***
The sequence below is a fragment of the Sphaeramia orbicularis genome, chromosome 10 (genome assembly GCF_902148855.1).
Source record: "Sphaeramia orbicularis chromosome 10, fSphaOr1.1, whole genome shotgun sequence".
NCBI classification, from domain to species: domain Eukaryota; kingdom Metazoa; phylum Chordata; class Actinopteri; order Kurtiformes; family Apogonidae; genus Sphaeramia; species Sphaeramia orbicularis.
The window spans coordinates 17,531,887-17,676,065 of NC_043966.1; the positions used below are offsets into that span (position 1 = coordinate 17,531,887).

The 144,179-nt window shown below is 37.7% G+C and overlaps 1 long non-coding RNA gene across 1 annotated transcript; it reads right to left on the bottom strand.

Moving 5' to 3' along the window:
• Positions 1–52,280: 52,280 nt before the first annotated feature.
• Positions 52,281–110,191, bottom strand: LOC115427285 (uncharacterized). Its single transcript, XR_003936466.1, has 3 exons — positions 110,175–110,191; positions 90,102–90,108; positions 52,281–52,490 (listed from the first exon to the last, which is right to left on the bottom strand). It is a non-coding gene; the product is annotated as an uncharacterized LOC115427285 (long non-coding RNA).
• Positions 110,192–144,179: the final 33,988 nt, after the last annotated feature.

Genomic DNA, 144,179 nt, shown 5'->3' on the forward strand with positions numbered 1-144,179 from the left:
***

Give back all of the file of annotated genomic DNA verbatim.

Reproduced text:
The sequence below is a fragment of the Sphaeramia orbicularis genome, chromosome 10 (genome assembly GCF_902148855.1).
Source record: "Sphaeramia orbicularis chromosome 10, fSphaOr1.1, whole genome shotgun sequence".
NCBI classification, from domain to species: domain Eukaryota; kingdom Metazoa; phylum Chordata; class Actinopteri; order Kurtiformes; family Apogonidae; genus Sphaeramia; species Sphaeramia orbicularis.
The window spans coordinates 17,531,887-17,676,065 of NC_043966.1; the positions used below are offsets into that span (position 1 = coordinate 17,531,887).

The 144,179-nt window shown below is 37.7% G+C and overlaps 1 long non-coding RNA gene across 1 annotated transcript; it reads right to left on the bottom strand.

Moving 5' to 3' along the window:
• Positions 1–52,280: 52,280 nt before the first annotated feature.
• Positions 52,281–110,191, bottom strand: LOC115427285 (uncharacterized). Its single transcript, XR_003936466.1, has 3 exons — positions 110,175–110,191; positions 90,102–90,108; positions 52,281–52,490 (listed from the first exon to the last, which is right to left on the bottom strand). It is a non-coding gene; the product is annotated as an uncharacterized LOC115427285 (long non-coding RNA).
• Positions 110,192–144,179: the final 33,988 nt, after the last annotated feature.

Genomic DNA, 144,179 nt, shown 5'->3' on the forward strand with positions numbered 1-144,179 from the left: